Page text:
I often find myself coming home at the end of each weekday looking forward to the stack of books I have by my bedside. When the day is done and I finally get to read that first chapter … I wake up the next morning having fallen asleep with the book on my face.
If I don’t have the energy or time to read, how am I ever going to improve and advance my career as a reporter and screenwriter?
I’m sure most of you are nodding your heads in agreement.
Let me ask you — if you created a pie chart of your average weekday, what would it look like?
24 hours in a day.
Subtract seven for sleep—yes, seven, because any less increases your chance of dying early—we’re down to 17.
Subtract nine for work if you’re lucky—down to eight.
Subtract two hours for your daily commute during rush hour traffic—down to six.
Subtract an hour for exercise if you’re smart—down to five.
Subtract three hours for eating breakfast, preparing lunch, cooking dinner, cleaning up, laundry, paying bills, whatever general necessities are required to function for you and your family—down to two.
Subtract at least one more hour for work you needed to bring home because you’d otherwise fall behind.
How do you choose to spend it?
I’m a writer. Obviously, I should be writing.
But what about that guitar I want to play? Or the community theatre I want to join? Or the Catch 22 that writers need to watch more Netflix in order to get better at writing? Or, most important of all, the fact that I have family, a significant other and friends I like to spend time with?
We are clearly pulled in far too many different directions to put that rare hour into good use.
So in a desperate attempt to find the time to incorporate reading back into my life, I plan to blog about business-related books every so often to encourage us all to find the time to read.
We can read while we’re eating lunch at our desk — instead of browsing our iPhones. We can read while we’re taking public transportation — instead of napping. And once in a while, we can and should stay in on a Friday night to read books such as “Thrive: The Third Metric to Redefining Success and Creating A Life of Well-Being, Wisdom, and Wonder.”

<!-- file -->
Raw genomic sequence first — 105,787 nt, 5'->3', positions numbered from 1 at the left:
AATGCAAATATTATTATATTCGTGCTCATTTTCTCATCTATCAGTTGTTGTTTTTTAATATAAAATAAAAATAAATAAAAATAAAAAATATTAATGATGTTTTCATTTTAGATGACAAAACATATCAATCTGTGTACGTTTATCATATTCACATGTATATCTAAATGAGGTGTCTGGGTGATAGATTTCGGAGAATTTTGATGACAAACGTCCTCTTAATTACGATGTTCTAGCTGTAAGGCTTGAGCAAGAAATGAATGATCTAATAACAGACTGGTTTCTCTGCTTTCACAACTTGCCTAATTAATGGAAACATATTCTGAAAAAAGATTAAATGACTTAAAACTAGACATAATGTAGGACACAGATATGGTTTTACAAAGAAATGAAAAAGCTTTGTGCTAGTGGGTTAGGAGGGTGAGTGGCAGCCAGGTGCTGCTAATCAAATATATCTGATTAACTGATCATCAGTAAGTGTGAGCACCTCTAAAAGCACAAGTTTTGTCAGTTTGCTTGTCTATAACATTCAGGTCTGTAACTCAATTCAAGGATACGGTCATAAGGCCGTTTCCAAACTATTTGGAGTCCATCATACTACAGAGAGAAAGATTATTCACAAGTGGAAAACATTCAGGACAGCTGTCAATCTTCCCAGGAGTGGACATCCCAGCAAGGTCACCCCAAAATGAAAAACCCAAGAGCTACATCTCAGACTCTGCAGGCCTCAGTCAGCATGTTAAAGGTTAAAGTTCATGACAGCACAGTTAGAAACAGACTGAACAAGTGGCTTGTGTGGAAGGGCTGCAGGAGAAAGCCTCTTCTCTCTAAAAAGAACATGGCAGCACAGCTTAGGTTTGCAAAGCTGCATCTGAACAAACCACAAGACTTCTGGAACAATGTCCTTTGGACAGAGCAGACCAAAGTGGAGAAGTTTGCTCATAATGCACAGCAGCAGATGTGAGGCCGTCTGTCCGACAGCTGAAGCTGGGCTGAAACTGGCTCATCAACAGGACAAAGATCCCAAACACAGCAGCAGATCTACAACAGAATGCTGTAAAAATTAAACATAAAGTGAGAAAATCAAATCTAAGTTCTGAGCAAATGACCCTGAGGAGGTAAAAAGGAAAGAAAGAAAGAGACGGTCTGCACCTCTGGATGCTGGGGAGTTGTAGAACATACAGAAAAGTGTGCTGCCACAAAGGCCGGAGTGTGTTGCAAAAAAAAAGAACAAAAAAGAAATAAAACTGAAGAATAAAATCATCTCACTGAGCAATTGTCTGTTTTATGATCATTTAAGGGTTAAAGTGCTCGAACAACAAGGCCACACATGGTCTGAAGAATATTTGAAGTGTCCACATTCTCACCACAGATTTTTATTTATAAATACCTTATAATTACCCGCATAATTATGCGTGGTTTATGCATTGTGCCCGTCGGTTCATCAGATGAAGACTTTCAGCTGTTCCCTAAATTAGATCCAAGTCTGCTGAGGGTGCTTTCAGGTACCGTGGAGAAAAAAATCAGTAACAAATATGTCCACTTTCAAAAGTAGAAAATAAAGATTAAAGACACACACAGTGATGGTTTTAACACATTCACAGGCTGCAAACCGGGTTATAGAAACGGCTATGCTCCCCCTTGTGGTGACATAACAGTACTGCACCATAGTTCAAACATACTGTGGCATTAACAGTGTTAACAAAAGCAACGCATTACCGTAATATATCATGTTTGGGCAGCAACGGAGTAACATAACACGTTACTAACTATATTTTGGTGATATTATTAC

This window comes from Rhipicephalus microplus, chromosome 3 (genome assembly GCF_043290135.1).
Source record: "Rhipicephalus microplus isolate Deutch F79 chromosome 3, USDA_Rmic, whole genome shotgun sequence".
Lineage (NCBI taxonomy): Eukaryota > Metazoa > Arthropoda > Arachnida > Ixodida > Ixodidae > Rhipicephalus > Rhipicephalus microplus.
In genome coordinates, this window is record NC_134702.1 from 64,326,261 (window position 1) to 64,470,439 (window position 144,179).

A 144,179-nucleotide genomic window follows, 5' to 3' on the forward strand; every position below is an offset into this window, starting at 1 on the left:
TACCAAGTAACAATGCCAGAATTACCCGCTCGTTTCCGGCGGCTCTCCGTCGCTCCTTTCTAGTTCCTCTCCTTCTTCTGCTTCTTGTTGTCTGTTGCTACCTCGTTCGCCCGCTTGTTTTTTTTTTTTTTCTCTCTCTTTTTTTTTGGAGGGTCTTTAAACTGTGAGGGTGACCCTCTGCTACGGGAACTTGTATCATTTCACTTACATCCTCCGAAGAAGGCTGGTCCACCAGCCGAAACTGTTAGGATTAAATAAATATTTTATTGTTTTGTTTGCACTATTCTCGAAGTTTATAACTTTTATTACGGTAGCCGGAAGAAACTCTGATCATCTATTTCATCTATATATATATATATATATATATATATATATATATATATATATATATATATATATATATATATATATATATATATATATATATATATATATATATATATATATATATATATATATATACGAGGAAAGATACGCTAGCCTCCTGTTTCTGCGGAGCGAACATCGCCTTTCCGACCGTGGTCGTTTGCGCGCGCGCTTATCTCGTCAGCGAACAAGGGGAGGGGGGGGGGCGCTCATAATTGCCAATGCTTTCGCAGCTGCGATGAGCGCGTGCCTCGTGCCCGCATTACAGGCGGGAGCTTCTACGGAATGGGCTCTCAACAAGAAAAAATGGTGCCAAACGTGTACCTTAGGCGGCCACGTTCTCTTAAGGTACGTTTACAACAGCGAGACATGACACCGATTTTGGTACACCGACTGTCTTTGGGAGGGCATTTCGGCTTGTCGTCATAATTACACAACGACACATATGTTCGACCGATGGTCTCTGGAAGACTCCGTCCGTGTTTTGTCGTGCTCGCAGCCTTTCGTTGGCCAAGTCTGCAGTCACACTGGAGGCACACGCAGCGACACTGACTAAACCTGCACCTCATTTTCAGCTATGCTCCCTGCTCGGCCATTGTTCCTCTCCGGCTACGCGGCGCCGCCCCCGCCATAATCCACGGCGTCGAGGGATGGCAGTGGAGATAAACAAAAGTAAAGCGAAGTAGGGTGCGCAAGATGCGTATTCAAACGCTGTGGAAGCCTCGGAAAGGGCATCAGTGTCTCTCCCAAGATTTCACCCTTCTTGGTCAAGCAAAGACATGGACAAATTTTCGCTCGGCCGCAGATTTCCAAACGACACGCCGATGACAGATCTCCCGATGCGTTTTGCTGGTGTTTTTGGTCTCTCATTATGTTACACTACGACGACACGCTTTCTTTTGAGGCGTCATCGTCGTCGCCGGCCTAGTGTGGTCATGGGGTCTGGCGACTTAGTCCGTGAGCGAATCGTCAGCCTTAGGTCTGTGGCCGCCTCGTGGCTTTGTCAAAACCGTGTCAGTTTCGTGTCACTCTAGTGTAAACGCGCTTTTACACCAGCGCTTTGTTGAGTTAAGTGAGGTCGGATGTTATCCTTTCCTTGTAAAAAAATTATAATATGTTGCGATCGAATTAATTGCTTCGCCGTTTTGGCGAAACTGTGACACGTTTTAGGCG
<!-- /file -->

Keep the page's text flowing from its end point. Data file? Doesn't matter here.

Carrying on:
If Arianna Huffington found the time to write 14 books, we should have the time to read at least one of them within a few months.
Huffington is the chair, president, and editor-in-chief of the Huffington Post Media Group, including the news and blog site she launched back in 2005.
Two years later, Huffington collapsed from exhaustion, breaking her cheekbone and requiring stitches.
“By any sane definition, if you find yourself lying in a pool of blood on your office floor, you are not ‘successful,’ ” Huffington said in an article written for Inc. Magazine’s June 2014 issue.
“Thrive,” published this March, discusses her challenge to focus on a “third metric” of success in her life, past the conventional metrics of money and power: a metric that incorporates herself, her family (Huffington has two daughters), her health, meditation, disconnecting, wisdom, wonder and giving.
Obviously, her transformation from working 24/7 to doing the job on her own terms is working in her favor.
In 2011, she was named to Time 100. In 2012, the Huffington Post won a Pulitzer Prize for national reporting. And in 2013, Huffington was named to Forbe’s Most Powerful Women list.
“Who knows what else I might have done if I hadn’t paid such a price in terms of stress, anxiety and the impact that had on my health and my relationships?” Huffington said to Inc. Magazine.
Women, especially, are more likely to burn out and deal with stress-related illnesses.
So I encourage everyone reading this blog to read “Thrive” — and yes, I will be picking up a copy myself this weekend.
Here’s to finding the right work-life balance we all so desperately hope to achieve.
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